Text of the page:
2nd May 2018
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Boarding school children dominate world of work because they're not in front of screens at home, head says
Rather than spending hours “hunched” over a computer or television at home, boarding school pupils can spend their time pursuing their passions, according to Martin Reader, headmaster of the £37,000-a-year Cranleigh School in Surrey.
Addressing headteachers at the Boarding School Association’s annual conference in Brighton on Tuesday, he said: “When people question why our schools dominate the nations’ sports, creative and performing arts, the professions and politics, it is because they have had time to do those things and time with experts to coach them.
“Why sit in a car or on a train or a bus for 45 minutes twice a day, or in a bedroom by yourself hunched over homework or a screen?
“You could be spending those hours rehearsing for a play, having a band practice, spending more time mastering your musical instrument or your goal shooting technique, spending more hours perfecting that painting, debating or discussing politics or science or history – whatever is your passion.”
Mr Reader said that another benefit of a boarding school education is the “real face-to-face, social time” rather than pupils at day schools who are used to “virtual socializing” after school and at weekends.
He said that many boarding schools restrict social media either through controlling WiFi or limiting the apps that pupils can use.
Mr Reader told how his school has banned all mobile phones for pupils aged 13 to 14 as they are “not mature enough” for the technology.
“We use to get an incident a week of something unpleasant for that age group but now we've had nothing,” he said. “We restrict alcohol and cigarettes as a society because they are addictive so why not restrict something as addictive as a mobile phone.”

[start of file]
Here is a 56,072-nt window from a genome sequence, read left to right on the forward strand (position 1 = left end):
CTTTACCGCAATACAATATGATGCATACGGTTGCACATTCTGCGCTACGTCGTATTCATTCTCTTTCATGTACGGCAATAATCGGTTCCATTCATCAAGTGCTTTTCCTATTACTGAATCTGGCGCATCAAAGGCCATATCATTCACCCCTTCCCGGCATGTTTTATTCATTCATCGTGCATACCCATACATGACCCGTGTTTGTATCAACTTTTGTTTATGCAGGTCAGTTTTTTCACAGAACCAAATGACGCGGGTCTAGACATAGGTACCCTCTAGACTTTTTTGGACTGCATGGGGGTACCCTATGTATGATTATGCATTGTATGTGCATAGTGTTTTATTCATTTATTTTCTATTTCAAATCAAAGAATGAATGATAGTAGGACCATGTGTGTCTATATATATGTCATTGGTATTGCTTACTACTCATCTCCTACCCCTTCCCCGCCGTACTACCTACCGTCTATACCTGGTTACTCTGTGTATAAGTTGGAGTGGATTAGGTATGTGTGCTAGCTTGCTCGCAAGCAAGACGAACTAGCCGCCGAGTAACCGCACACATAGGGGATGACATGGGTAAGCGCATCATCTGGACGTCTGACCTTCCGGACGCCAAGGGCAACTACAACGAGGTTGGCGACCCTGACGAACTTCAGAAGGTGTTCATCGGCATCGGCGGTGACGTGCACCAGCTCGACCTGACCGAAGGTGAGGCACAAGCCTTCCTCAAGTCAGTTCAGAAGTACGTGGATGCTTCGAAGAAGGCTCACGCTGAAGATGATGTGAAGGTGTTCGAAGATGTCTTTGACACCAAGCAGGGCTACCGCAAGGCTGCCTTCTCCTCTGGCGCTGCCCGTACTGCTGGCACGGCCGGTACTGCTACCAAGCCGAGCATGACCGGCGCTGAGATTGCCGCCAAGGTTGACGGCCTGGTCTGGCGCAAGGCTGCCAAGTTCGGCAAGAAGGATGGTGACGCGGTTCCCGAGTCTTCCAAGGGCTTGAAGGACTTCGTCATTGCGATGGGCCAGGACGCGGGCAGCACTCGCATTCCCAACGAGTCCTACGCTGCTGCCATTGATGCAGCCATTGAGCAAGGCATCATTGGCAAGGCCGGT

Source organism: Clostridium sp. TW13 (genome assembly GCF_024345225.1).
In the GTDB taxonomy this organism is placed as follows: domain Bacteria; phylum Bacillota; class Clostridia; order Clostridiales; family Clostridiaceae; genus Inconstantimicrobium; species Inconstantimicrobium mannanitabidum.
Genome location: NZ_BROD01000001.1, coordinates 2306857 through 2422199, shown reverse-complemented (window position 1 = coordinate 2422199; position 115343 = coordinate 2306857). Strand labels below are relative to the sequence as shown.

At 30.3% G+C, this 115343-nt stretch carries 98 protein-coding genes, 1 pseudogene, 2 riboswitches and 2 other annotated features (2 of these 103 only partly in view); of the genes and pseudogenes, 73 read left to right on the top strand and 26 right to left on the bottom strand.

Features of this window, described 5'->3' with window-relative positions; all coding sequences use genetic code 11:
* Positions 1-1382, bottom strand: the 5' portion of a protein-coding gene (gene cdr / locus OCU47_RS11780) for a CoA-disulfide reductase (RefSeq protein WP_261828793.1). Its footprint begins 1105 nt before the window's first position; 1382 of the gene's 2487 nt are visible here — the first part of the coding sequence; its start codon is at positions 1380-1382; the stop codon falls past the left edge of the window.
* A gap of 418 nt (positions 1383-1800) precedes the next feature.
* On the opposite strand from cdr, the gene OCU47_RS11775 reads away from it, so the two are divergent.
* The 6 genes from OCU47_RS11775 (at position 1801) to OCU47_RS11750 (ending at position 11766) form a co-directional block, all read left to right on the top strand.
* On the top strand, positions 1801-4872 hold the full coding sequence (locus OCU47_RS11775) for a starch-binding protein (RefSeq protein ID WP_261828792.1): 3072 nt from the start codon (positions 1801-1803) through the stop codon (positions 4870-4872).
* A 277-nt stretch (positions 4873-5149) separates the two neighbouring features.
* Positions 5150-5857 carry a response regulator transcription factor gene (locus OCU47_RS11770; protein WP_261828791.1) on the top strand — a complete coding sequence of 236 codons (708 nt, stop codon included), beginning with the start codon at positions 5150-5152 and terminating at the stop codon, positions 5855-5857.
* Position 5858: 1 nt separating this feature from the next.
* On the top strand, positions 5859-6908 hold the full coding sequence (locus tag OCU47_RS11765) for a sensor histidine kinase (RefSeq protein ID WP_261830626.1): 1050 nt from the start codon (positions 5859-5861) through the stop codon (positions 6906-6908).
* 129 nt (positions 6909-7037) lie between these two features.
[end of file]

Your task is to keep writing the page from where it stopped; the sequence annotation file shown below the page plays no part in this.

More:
'We are deeply sorry' - boarding schools apologise for child abuse
Boarding schools must correct "the wrongs of the past" and create "obstructive obstacles" to deter potential abusers, headteachers will be told today.
Martin Reader is set to apologise for the abuse suffered by former pupils, on behalf of his organisation's members.
Addressing the BSA's annual conference in Brighton, he will say: "It is to our great shame that there have been those adults at our schools who have used their positions of power to abuse those they were supposed to be looking after, or have failed to use their positions of power to stand up against those abusers, putting school reputations before children.
"We are deeply sorry to the victims and survivors of the abuse that happened in our schools and are thoroughly committed to making our schools as safe as possible."
His comments follow recent media reports about the scale of abuse at UK boarding schools, including in recent years.
The BSA has drawn up a safeguarding charter and is lobbying the government to introduce legislation that would compel witnesses to report cases of sexual abuse.
"As we look ahead, our sector will continue to work hard to correct the wrongs of the past, and to put in place measures to safeguard and protect the children in our care."
This will involve taking a "zero-tolerance approach to abuse", and ensuring that safeguarding training is "more targeted and better informed".
He will say: "We need every abuser to look at every boarding school and see that our shared cultural attitudes, our policies and procedures are such obstructive obstacles that they will not work in our schools."
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